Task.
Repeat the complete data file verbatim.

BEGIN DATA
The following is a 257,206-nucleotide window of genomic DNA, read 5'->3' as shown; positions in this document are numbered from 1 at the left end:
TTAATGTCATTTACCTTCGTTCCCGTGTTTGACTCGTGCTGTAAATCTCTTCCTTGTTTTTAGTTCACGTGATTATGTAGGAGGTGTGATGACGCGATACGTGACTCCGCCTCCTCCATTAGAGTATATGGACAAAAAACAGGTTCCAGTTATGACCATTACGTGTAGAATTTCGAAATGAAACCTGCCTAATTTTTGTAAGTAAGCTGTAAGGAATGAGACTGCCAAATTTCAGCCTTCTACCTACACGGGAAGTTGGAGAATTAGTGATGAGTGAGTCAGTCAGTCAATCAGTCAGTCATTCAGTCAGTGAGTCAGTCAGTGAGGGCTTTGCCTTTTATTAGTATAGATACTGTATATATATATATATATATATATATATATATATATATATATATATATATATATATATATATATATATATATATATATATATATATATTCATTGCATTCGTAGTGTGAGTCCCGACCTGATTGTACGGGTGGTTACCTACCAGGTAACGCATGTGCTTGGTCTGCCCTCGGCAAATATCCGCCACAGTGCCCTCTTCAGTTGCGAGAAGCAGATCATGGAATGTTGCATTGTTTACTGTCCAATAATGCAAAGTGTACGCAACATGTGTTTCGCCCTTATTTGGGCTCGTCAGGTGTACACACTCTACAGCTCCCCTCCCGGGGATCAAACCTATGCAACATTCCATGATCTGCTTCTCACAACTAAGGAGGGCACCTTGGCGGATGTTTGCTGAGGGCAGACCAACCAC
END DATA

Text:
The following is a 257,206-nucleotide window of genomic DNA, read 5'->3' as shown; positions in this document are numbered from 1 at the left end:
TTAATGTCATTTACCTTCGTTCCCGTGTTTGACTCGTGCTGTAAATCTCTTCCTTGTTTTTAGTTCACGTGATTATGTAGGAGGTGTGATGACGCGATACGTGACTCCGCCTCCTCCATTAGAGTATATGGACAAAAAACAGGTTCCAGTTATGACCATTACGTGTAGAATTTCGAAATGAAACCTGCCTAATTTTTGTAAGTAAGCTGTAAGGAATGAGACTGCCAAATTTCAGCCTTCTACCTACACGGGAAGTTGGAGAATTAGTGATGAGTGAGTCAGTCAGTCAATCAGTCAGTCATTCAGTCAGTGAGTCAGTCAGTGAGGGCTTTGCCTTTTATTAGTATAGATACTGTATATATATATATATATATATATATATATATATATATATATATATATATATATATATATATATATATATATATATATATATATATATTCATTGCATTCGTAGTGTGAGTCCCGACCTGATTGTACGGGTGGTTACCTACCAGGTAACGCATGTGCTTGGTCTGCCCTCGGCAAATATCCGCCACAGTGCCCTCTTCAGTTGCGAGAAGCAGATCATGGAATGTTGCATTGTTTACTGTCCAATAATGCAAAGTGTACGCAACATGTGTTTCGCCCTTATTTGGGCTCGTCAGGTGTACACACTCTACAGCTCCCCTCCCGGGGATCAAACCTATGCAACATTCCATGATCTGCTTCTCACAACTAAGGAGGGCACCTTGGCGGATGTTTGCTGAGGGCAGACCAACCAC